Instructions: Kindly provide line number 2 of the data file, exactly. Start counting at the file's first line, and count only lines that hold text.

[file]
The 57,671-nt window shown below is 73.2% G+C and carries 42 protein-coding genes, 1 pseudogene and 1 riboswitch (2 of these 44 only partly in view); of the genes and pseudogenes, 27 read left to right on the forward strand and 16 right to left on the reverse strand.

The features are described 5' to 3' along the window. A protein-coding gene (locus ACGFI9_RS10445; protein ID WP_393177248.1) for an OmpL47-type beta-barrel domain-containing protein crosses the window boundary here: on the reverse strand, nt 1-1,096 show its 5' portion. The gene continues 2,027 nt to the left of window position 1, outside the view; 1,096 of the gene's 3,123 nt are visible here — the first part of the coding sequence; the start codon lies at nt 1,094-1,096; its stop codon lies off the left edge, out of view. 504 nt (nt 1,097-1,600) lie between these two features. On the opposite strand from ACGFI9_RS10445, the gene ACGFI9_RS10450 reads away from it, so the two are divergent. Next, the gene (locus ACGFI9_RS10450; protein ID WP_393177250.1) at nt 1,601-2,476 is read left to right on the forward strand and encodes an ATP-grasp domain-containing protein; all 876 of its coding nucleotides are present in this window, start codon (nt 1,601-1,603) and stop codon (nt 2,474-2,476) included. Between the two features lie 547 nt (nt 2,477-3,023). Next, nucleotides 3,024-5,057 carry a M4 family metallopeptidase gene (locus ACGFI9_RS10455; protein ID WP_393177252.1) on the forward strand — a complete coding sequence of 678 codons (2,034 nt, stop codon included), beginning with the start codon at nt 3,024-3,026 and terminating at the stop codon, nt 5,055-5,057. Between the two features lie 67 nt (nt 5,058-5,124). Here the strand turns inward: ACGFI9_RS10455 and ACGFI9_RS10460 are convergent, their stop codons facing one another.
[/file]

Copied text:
The features are described 5' to 3' along the window. A protein-coding gene (locus ACGFI9_RS10445; protein ID WP_393177248.1) for an OmpL47-type beta-barrel domain-containing protein crosses the window boundary here: on the reverse strand, nt 1-1,096 show its 5' portion. The gene continues 2,027 nt to the left of window position 1, outside the view; 1,096 of the gene's 3,123 nt are visible here — the first part of the coding sequence; the start codon lies at nt 1,094-1,096; its stop codon lies off the left edge, out of view. 504 nt (nt 1,097-1,600) lie between these two features. On the opposite strand from ACGFI9_RS10445, the gene ACGFI9_RS10450 reads away from it, so the two are divergent. Next, the gene (locus ACGFI9_RS10450; protein ID WP_393177250.1) at nt 1,601-2,476 is read left to right on the forward strand and encodes an ATP-grasp domain-containing protein; all 876 of its coding nucleotides are present in this window, start codon (nt 1,601-1,603) and stop codon (nt 2,474-2,476) included. Between the two features lie 547 nt (nt 2,477-3,023). Next, nucleotides 3,024-5,057 carry a M4 family metallopeptidase gene (locus ACGFI9_RS10455; protein ID WP_393177252.1) on the forward strand — a complete coding sequence of 678 codons (2,034 nt, stop codon included), beginning with the start codon at nt 3,024-3,026 and terminating at the stop codon, nt 5,055-5,057. Between the two features lie 67 nt (nt 5,058-5,124). Here the strand turns inward: ACGFI9_RS10455 and ACGFI9_RS10460 are convergent, their stop codons facing one another.